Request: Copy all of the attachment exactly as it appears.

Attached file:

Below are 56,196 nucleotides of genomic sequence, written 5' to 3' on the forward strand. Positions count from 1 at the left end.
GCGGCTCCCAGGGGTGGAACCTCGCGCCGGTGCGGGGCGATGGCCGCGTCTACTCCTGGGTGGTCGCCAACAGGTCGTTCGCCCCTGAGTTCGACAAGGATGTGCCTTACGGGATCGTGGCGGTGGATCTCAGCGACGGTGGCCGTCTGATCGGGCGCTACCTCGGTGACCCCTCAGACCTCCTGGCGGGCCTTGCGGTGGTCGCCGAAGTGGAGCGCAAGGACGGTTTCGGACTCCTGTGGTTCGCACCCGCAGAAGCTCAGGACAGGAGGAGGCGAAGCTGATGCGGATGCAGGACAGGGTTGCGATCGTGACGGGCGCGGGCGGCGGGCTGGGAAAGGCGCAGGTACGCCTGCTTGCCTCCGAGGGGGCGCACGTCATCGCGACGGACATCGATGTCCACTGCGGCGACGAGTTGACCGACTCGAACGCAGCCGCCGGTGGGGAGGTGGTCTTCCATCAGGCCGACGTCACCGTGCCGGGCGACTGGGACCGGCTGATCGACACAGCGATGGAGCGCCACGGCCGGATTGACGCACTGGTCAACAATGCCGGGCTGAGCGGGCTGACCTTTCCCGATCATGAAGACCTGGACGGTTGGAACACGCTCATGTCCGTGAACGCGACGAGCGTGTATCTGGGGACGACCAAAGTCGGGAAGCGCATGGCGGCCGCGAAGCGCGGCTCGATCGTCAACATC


Below are 56,196 nucleotides of genomic sequence, written 5' to 3' on the forward strand. Positions count from 1 at the left end.
GCGGCTCCCAGGGGTGGAACCTCGCGCCGGTGCGGGGCGATGGCCGCGTCTACTCCTGGGTGGTCGCCAACAGGTCGTTCGCCCCTGAGTTCGACAAGGATGTGCCTTACGGGATCGTGGCGGTGGATCTCAGCGACGGTGGCCGTCTGATCGGGCGCTACCTCGGTGACCCCTCAGACCTCCTGGCGGGCCTTGCGGTGGTCGCCGAAGTGGAGCGCAAGGACGGTTTCGGACTCCTGTGGTTCGCACCCGCAGAAGCTCAGGACAGGAGGAGGCGAAGCTGATGCGGATGCAGGACAGGGTTGCGATCGTGACGGGCGCGGGCGGCGGGCTGGGAAAGGCGCAGGTACGCCTGCTTGCCTCCGAGGGGGCGCACGTCATCGCGACGGACATCGATGTCCACTGCGGCGACGAGTTGACCGACTCGAACGCAGCCGCCGGTGGGGAGGTGGTCTTCCATCAGGCCGACGTCACCGTGCCGGGCGACTGGGACCGGCTGATCGACACAGCGATGGAGCGCCACGGCCGGATTGACGCACTGGTCAACAATGCCGGGCTGAGCGGGCTGACCTTTCCCGATCATGAAGACCTGGACGGTTGGAACACGCTCATGTCCGTGAACGCGACGAGCGTGTATCTGGGGACGACCAAAGTCGGGAAGCGCATGGCGGCCGCGAAGCGCGGCTCGATCGTCAACATC